Otto encapsulates Kroetz’s main thesis – that capitalism is ultimately dehumanising – while Martha and Ludwig advance supporting hypotheses about the maltreatment of women and the young respectively (both unable to access jobs in a system where work defines worth). Kroetz’s most searing critique is of the dehumanising effects of automation. While left-wing, anti-capitalist writing about automation has always been somewhat conflicted (between the positives of eliminating the need for dangerous, exploitative and inefficient labour, and the negatives of increasing profits for owners while eradicating working class jobs), Kroetz homes in on the human cost above the economics. Automation is not a debate about efficiency or wealth redistribution, but a battle for the soul of the worker. Here, it is not the car industry which has been automated. Instead, the human workers themselves have been reduced to machines, in an Adam Smith-like vision of streamlined ultra-efficiency. Otto, a semi-skilled worker, is in charge of the screws that go into a car door and window. Yet this is not a triumph of specialisation, but a psychologically destructive separation of worker from output.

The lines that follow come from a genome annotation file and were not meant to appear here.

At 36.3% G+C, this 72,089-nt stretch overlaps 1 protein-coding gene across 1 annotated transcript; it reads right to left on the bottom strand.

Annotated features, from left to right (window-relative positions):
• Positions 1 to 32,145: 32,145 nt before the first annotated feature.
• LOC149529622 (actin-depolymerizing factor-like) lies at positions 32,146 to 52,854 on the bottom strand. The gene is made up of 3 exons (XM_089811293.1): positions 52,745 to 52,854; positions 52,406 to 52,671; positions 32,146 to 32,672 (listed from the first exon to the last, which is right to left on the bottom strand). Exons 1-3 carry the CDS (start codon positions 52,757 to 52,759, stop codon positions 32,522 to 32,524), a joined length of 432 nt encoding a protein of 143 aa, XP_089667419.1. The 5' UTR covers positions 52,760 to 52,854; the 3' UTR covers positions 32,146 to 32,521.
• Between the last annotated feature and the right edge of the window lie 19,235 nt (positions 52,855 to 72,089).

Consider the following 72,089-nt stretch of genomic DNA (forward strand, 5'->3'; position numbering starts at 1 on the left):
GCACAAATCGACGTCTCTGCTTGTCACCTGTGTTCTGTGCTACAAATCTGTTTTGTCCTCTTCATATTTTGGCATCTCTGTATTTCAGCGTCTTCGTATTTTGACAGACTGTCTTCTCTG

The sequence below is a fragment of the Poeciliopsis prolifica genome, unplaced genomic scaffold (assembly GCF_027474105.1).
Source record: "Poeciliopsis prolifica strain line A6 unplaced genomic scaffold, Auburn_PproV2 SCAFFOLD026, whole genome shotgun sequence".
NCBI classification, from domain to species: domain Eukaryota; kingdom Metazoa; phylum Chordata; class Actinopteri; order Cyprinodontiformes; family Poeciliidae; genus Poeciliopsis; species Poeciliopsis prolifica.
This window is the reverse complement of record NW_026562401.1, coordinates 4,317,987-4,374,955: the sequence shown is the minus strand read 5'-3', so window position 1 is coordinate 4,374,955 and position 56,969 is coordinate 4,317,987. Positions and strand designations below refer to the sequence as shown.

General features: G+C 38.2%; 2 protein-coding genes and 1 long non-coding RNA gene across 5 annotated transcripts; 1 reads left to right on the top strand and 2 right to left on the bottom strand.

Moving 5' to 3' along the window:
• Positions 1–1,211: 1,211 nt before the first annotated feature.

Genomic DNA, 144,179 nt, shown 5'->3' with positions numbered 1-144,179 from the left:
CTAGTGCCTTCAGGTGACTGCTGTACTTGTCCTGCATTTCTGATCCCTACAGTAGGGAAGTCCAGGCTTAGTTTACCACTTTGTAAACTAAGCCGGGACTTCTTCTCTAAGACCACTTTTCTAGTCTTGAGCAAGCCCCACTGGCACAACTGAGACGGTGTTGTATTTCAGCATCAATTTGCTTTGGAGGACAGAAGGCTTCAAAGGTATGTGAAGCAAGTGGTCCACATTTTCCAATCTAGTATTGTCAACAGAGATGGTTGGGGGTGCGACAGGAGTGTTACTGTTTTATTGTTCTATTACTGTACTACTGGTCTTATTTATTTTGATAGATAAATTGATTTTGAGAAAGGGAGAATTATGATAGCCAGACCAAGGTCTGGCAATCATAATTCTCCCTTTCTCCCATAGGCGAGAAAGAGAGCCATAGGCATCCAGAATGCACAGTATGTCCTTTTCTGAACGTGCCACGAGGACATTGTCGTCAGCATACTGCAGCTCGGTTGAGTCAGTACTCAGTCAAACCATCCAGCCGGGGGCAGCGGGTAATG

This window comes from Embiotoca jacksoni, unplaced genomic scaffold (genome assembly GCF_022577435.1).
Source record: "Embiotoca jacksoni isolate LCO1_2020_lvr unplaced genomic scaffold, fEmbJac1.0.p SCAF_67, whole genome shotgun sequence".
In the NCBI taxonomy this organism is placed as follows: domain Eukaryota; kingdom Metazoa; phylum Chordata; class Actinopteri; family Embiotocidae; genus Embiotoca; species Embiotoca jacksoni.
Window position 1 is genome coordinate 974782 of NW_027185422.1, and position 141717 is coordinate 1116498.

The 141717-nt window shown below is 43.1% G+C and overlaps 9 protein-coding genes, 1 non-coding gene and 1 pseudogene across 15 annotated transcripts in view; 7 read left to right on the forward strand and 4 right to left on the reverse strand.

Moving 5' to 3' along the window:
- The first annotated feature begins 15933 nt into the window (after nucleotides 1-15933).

Though Otto’s job here is specific to German industry – and particularly to the late-20th century too – for Kroetz, I doubt this matters too much. Otto’s work conditions function as a metaphor for capitalist employment as a whole, which he contends is inherently unfulfilling. Kroetz mirrors Otto’s profession in his hobby – building intricate model gliders. They are made according to his vision, and he is responsible for every part. Perhaps this is less efficient, but the connection between effort and output is enriching, even joyous. Interspersed in the play are scenes where Otto works on his glider or embarks on test flights. He narrates his actions, even pretending to be an interviewee on a German radio station – greeting his own aggrandising introduction with a gentle faux-modesty, conceding that everything he knows about glider-making is something he has taught himself. In some versions, especially given his cruel streak, these scenes could be directed to mock Otto – charging him with a narcissistic, delusional streak perhaps. Yet Zora locates in them a private spark of joy. These are the key to sympathising with the play’s difficult lead.